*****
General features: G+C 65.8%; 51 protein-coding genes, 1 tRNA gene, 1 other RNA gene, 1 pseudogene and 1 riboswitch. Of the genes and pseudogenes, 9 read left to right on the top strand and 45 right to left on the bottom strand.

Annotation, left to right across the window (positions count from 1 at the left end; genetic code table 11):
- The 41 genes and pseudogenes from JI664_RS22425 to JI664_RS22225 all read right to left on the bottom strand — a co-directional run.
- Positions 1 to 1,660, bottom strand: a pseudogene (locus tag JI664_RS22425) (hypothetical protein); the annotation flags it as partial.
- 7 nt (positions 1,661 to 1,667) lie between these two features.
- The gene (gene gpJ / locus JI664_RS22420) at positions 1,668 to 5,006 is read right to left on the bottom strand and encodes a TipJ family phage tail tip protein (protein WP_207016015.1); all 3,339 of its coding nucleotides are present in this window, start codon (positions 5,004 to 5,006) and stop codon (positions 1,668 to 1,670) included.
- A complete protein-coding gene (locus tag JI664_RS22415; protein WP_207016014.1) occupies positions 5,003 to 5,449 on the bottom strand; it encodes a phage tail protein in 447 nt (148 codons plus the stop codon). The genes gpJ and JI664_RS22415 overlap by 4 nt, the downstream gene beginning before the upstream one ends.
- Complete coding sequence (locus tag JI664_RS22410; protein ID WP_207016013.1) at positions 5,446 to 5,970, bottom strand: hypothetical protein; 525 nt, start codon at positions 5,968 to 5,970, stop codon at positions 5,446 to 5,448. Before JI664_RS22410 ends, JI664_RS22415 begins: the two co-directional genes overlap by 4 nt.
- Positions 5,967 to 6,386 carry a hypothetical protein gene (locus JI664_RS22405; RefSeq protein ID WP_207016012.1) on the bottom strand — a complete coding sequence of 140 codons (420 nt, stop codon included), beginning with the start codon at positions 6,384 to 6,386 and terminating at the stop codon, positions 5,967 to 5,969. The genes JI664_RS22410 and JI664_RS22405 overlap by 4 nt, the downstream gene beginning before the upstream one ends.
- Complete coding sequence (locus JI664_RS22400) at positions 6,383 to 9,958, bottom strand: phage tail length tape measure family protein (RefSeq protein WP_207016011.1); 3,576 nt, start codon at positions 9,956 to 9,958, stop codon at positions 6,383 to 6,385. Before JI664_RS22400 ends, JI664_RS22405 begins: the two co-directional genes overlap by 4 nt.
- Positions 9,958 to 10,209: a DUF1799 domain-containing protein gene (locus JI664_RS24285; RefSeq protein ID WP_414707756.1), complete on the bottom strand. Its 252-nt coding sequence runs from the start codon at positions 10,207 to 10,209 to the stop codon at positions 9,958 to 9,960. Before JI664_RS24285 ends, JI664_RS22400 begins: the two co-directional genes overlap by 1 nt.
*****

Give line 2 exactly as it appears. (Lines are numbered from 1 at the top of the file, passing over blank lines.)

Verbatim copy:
Annotation, left to right across the window (positions count from 1 at the left end; genetic code table 11):